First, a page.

Cuffing Season

The need for connection


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Demetria Slyt, Opinion Writer

What’s with all of this hype around cuffing season? More importantly, what is cuffing season exactly? For those of you who aren’t aware, “cuffing season” refers to a time of year, mostly winter months, where single people are most likely seeking out relationships. This phenomenon is said to take place between October until March. It’s said that in the winter months, there is a greater chance of getting into a relationship, whether that relationship is short term or long term. The psychology behind it is simply because of the cold weather there are more opportunities to stay indoors to canoodle with another person for warmth. The term “cuffing” itself has a similar meaning to the ol’ ball-and-chain trope around marriage, which is usually used in a somewhat negative way. The unfortunate thing is that some of these relationships are only temporary, and due to lack of communication, people get hurt. There are a handful of other reasons it really isn’t worth the hype or effort either.  

 It’s easy to get wrapped up in all of the excitement of “cuffing season.” You may feel pressure to find somebody or make a connection. This pressure could be from talk of the season itself, or it could unintentionally come from seeing the surge of couples everywhere you look. I think It’s especially hard If you’ve just gotten out of a relationship. You may find yourself vulnerable and feel as though you need someone else to fill that void. You kind of lose sight of yourself a little bit, and all this pressure to find someone else or find someone better can really build up. Then there’s also the pressure and anxiety of not finding anyone or thinking things like you’ll be alone forever, or no one could love you. It can really eat a person up. 

Another thing that’s an issue with cuffing season is the idea that you have to “settle” for whoever you first meet or settle in general, so you don’t end up alone by the end of the season. I personally think that the whole idea is absolute bunk and that no one should ever just settle because they don’t want to end up alone. You should always put your well-being first and make sure you choose the right partner for you. What if you “settle” with the first person you meet and they’re abusive, or they turn out to be a sociopath? It’s incredibly hard to get out of relationships like that. That’s why you or anyone else has every right to be as “picky” as they want. I’ve found it’s also important to not rush things and take as much time as you can in a new relationship or courtship. I feel like cuffing season really provokes people to rush into relationships without a lot of foresight. That can be the downfall in a number of relationships.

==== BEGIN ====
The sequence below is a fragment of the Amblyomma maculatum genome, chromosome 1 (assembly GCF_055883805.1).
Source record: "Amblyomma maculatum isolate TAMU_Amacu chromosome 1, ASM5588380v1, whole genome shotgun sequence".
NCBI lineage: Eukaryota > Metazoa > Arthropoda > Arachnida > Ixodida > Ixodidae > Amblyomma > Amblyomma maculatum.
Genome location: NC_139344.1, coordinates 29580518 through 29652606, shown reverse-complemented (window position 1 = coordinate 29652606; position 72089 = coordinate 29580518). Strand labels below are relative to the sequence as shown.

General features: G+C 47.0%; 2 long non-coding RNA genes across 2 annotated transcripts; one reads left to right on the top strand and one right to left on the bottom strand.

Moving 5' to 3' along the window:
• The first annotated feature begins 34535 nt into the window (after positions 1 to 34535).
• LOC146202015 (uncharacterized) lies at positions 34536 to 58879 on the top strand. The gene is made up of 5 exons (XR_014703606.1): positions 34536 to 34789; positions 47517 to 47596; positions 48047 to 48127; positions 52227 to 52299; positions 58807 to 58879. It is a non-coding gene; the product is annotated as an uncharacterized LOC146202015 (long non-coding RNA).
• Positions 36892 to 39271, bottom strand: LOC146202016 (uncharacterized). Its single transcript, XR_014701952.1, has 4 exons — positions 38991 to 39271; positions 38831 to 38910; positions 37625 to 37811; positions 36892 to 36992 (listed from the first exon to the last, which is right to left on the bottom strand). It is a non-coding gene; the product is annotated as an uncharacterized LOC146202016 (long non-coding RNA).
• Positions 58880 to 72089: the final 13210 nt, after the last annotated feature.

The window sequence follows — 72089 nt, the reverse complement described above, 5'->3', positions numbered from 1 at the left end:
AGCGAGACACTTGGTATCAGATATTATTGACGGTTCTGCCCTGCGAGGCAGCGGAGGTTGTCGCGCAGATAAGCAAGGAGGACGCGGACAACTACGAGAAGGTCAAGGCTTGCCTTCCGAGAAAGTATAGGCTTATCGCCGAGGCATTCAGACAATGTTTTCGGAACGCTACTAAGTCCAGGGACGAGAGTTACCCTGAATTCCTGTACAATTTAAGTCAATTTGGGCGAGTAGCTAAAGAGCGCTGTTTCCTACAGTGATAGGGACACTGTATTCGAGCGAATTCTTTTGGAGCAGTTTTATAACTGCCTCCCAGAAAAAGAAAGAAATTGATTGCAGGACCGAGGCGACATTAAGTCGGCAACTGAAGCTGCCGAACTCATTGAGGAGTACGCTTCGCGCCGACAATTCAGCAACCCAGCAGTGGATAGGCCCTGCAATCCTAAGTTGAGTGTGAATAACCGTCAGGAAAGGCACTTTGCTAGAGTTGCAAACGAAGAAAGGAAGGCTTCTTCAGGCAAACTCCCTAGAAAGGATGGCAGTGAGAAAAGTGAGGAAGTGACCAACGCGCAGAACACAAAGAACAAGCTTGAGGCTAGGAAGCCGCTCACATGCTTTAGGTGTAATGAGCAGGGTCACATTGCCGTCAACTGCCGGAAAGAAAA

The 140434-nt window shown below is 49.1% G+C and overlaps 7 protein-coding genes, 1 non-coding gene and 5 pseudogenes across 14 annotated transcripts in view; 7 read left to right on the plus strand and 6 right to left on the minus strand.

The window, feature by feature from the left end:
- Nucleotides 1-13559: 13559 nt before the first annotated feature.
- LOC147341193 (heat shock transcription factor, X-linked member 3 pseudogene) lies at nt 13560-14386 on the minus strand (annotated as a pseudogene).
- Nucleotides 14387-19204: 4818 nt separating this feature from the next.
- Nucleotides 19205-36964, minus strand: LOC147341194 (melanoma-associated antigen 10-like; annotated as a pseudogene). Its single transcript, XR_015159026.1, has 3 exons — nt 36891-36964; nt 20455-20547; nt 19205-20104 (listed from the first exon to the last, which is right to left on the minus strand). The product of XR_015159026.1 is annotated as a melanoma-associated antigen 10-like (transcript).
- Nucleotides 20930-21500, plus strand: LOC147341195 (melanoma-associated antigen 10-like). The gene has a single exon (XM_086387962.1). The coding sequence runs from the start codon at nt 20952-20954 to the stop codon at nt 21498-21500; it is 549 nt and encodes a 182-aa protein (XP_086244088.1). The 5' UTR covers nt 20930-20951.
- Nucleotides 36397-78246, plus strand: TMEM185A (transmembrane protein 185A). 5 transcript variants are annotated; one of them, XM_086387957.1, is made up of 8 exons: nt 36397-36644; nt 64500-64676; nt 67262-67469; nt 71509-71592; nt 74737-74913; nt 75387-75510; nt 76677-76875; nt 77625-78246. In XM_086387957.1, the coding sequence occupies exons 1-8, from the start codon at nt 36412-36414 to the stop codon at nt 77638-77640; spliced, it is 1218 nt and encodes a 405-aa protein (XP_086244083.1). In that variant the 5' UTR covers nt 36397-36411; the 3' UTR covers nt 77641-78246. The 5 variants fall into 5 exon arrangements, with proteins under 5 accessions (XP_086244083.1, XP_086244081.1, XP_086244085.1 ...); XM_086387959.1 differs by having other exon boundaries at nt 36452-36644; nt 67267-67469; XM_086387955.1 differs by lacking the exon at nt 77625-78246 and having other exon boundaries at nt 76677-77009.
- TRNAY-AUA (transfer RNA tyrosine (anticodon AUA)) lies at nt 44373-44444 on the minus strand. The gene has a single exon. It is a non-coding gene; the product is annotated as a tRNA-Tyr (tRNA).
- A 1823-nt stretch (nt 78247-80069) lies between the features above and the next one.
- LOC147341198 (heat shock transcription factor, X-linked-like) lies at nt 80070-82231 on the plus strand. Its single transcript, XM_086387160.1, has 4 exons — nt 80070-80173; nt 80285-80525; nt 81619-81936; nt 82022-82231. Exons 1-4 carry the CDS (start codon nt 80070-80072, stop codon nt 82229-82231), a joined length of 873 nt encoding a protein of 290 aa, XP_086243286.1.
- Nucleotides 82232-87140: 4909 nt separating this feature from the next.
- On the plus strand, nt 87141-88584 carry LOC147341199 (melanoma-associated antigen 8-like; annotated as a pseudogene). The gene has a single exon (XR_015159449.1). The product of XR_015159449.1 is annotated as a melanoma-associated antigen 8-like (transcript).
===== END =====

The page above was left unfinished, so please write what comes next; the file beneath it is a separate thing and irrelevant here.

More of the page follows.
The fact of the matter is, you don’t need a relationship to be happy or feel valued. Your happiness and well-being should not rely on others. I realize that isn’t always an easy mindset to have but it is true and more people should understand that. It may be especially hard to comprehend if you’ve experienced nothing but very codependent relationships in the past. Codependent relationships are extremely unhealthy because you shouldn’t let someone have full control over your life and happiness. There is also a high chance a codependent relationship can turn into or escalate into emotional abuse. If you’d like to learn more about that topic, you can check out my previous article about emotional abuse here: 

Cuffing season isn’t worth all the hype or anxiety, given the handful of issues, there are with it. However, If you do happen to partake in whatever the season brings I wish you the best and hope you’re all staying safe. What are your thoughts on cuffing season? Do you think it’s worth the hype? Do you think it’s good to be “picky” with new partners? As always, feel free to reach out via email with any comments you may have pertaining to today’s article or even just feedback about what I could have covered better. I enjoy hearing back from readers with their own opinions or personal thoughts. Stay tuned for new articles every Monday and Friday, and stay safe out there! 


Demetria Slyt is a Dakota Student Opinion Writer. She can be reached at [email protected]